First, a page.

“The love of men is a frigid thing, a mountain stream only three steps from the ice. We are his. Oh Stormfather . . . we are his. It is but a thousand days, and the Everstorm comes.
Of course, the quote doesn’t mean much to us yet. Over time, we notice that there’s one at the beginning of each chapter and that they were all collected very shortly before death. This is a way of foreshadowing. Near the very end of the book we find out more about these quotes. By then, our curiosity is very piqued, which makes the payoff of finding out what they’re for very satisfying.
In addition to the overall purpose of the quote though, we are introduced to a couple of terms specific to this world we’re entering: Stormfather and Everstorm. We’re not sure what Everstorm is, but it doesn’t sound good, does it? It sounds like something we should be dreading. Stormfather, on the other hand, sounds like a god. It sounds like the person is praying to the Stormfather, or using it in the way that we say “Oh God.” By making the phrasing something commonly used, but replacing “God” with “Stormfather,” Sanderson made it easy for us to conclude that the Stormfather is a god, or perhaps the god, in this world.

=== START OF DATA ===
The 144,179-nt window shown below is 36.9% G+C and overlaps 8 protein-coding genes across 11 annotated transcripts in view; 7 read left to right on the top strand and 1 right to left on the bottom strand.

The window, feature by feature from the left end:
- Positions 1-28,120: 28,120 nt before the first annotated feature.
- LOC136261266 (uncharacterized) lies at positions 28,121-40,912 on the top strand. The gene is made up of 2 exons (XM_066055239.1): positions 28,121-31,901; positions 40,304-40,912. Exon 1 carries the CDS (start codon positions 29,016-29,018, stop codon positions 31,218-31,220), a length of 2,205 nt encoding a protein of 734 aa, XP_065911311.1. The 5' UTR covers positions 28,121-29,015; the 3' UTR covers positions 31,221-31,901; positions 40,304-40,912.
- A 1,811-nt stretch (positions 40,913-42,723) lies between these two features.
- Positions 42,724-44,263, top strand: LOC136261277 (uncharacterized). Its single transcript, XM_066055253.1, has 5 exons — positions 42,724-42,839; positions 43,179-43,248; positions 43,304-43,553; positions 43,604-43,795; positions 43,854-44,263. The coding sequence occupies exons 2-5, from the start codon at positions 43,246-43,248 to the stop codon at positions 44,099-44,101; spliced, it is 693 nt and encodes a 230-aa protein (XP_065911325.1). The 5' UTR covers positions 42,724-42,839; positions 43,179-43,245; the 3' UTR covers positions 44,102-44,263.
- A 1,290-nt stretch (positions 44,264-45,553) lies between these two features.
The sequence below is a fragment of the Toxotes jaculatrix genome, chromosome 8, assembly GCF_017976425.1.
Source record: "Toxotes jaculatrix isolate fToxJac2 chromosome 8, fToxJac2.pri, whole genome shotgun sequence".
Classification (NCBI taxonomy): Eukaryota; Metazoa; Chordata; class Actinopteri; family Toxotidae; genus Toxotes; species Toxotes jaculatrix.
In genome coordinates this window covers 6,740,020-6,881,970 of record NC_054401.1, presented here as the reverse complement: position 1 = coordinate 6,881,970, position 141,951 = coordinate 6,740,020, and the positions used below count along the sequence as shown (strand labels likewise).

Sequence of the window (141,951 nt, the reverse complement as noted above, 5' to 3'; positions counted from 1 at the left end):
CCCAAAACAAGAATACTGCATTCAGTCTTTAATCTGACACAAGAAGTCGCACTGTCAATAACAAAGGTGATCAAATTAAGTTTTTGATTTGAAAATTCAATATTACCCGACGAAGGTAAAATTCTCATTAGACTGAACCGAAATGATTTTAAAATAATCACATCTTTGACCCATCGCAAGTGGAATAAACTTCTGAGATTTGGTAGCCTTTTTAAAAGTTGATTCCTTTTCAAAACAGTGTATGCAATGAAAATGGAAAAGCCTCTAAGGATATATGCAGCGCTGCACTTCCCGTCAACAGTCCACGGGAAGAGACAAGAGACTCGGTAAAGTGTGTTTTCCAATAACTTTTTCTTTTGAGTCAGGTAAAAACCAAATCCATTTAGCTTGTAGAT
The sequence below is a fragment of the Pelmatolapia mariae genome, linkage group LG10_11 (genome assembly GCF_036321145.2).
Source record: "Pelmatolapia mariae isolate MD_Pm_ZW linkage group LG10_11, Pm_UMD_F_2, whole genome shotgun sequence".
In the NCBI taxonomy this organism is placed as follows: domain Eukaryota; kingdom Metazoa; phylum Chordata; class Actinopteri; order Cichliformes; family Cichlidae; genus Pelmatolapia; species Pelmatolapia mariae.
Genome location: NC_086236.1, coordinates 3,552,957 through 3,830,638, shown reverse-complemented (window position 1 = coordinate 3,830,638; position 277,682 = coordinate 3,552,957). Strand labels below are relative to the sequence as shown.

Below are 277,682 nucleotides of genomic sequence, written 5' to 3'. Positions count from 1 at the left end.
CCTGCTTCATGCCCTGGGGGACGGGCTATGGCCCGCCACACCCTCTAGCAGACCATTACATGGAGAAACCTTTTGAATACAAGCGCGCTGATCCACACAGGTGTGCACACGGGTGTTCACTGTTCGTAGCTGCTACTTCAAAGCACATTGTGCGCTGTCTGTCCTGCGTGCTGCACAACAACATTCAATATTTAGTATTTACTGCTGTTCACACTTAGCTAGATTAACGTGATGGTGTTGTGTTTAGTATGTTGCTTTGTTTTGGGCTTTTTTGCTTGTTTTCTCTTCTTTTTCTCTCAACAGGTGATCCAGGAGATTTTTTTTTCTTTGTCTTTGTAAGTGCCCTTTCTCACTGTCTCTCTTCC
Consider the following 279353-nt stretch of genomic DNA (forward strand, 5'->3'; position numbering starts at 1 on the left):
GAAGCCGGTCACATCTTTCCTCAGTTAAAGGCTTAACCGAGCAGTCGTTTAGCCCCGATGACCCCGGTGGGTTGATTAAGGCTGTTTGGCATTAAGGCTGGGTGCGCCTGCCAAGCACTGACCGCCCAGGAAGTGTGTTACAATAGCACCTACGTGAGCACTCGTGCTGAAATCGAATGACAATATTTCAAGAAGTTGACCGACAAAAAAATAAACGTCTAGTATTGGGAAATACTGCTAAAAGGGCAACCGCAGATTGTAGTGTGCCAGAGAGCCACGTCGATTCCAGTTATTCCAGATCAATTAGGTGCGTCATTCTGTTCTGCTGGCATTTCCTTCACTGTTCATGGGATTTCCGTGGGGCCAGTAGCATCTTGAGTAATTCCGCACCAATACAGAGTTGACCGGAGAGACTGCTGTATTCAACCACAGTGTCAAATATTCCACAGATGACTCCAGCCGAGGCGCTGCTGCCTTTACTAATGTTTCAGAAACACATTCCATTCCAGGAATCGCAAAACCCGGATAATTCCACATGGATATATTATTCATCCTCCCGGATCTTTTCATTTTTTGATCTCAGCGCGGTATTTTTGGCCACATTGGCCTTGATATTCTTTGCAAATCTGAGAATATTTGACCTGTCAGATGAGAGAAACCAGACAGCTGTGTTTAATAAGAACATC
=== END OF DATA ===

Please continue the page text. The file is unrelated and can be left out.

Moving on to the information about how the quote was collected:
—Collected on the first day of the week Palah of the Month Shash of the year 1171, thirty-one seconds before death. Subject was a darkeyed pregnant woman of middle years. The child did not survive.
We learn that the calendar is different in this world. The first day of the week is called Palah, and there’s a month called Shash. We also learn that the quote was collected in the year 1171. That tells us that the years are tracked similar to the way ours are tracked, but we don’t yet know whether this is present time or sometime in the past. As we see each quote or other references to the year in the text, we’ll be better able to judge that information.